One hundred years ago, if you were traveling out northwest just past St. Louis city limits toward St. Charles, you would see a landscape dramatically different than today's suburbia along the St. Charles Rock and Natural Bridge roads. Rolling countryside and farm fields would yield to an impressive sight; one after another, Renaissance and Gothic castles would rise in front of you. From the late nineteenth century to the the present day, this corner of St. Louis County held the great charitable institutions that served the destitute and mentally ill of the burgeoning population of the city to the east. Believing that country air and solitude would aid in their missions, each institution constructed grandiose buildings, believing that great architecture could aid them in literally creating great people.
The history of the land that now makes up the suburbs of Normandy and Bel-Nor begins, like so many early St. Louis stories, in Europe, and in this case, in the northern French province of Normandy. That's where Jean Baptiste Charles Lucas was born in 1758. Lucas emigrated to America to seek his fortune, and after several different ventures, ended up with his family in St. Louis. He and his wife raised several children, many of whom featured prominently in early Missouri politics. His son, Charles, earned the dubious distinction of dying in an armed duel with Thomas Hart Benton on Bloody Island.
Jean-Baptiste Lucas' family also purchased a large tract of land out the St. Charles Rock Road, naming the land Normandy after his homeland. Because the Rock Road was paved (with rock, of course), the land proved valuable due to its prime location between St. Louis and St. Charles. Anne Lucas, Jean-Baptiste's daughter born in 1796, married Capt. Theodore Hunt, bringing together the two families' fortunes and land. Lucas-Hunt Road commemorates this important marriage. A devout Catholic, she also assured that her family's large tracts of land would go toward charitable organizations that were increasingly outgrowing their cramped quarters in downtown St. Louis. By the late nineteenth century, the castlelike buildings that would house these charities began to rise from the fields of the old Lucas estates.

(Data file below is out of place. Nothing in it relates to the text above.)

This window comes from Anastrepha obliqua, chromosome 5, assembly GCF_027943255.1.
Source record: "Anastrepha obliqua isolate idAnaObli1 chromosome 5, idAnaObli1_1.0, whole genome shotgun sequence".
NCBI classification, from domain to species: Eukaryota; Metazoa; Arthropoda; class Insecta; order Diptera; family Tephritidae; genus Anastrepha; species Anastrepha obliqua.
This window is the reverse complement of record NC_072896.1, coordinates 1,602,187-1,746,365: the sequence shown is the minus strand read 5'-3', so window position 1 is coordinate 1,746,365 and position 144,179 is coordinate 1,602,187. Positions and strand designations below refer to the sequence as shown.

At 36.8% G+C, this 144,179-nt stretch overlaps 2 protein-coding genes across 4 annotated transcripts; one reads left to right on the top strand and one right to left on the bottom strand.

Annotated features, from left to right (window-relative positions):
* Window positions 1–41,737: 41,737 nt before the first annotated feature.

St. Vincent's Hospital for the Insane
Inspired by St. Vincent de Paul, who focused on serving the poor and needy, the Sisters of Charity operated St. Vincent's from 1858 until 1978 when the hospital closed permanently. While originally downtown, the sisters moved out to their new hospital in 1895. Designed by George R. Mann, the new hospital followed the latest advances in mental health institutions, known as the Kirkbride Plan. Dr. Thomas Kirkbride called for institutions with light-filled, airy interiors and carefully landscaped grounds to aid in the recovery of patients. The architecture, based off of French Renaissance chateaus, further promoted doctors' beliefs that august and striking architecture would filter down to its inhabitants. A reader once confessed to me that she and her teenage friends would taunt patients in the gardens back in the 1960s; the building now serves as low-income apartments. I also spoke to a resident who insists the castle is haunted.
St. Vincent Home for Children
To the north of St. Vincent's Hospital lies the St. Vincent Home for Children, historically known as the German St. Vincent Orphan Home. Founded in 1850 in the wake of the infamous cholera epidemic that killed thousands and left hundreds of orphans, the orphanage sought to provide a stable upbringing for children in need. Staffed by the Sisters of Christian Charity, the orphanage moved out to its current campus in 1914, building a stunning, Romanesque Revival building that harkens back to medieval abbeys. Traditional orphanages are now a thing of the past, but the home still serves at-risk youth.
Continue on for more St. Louis castles.
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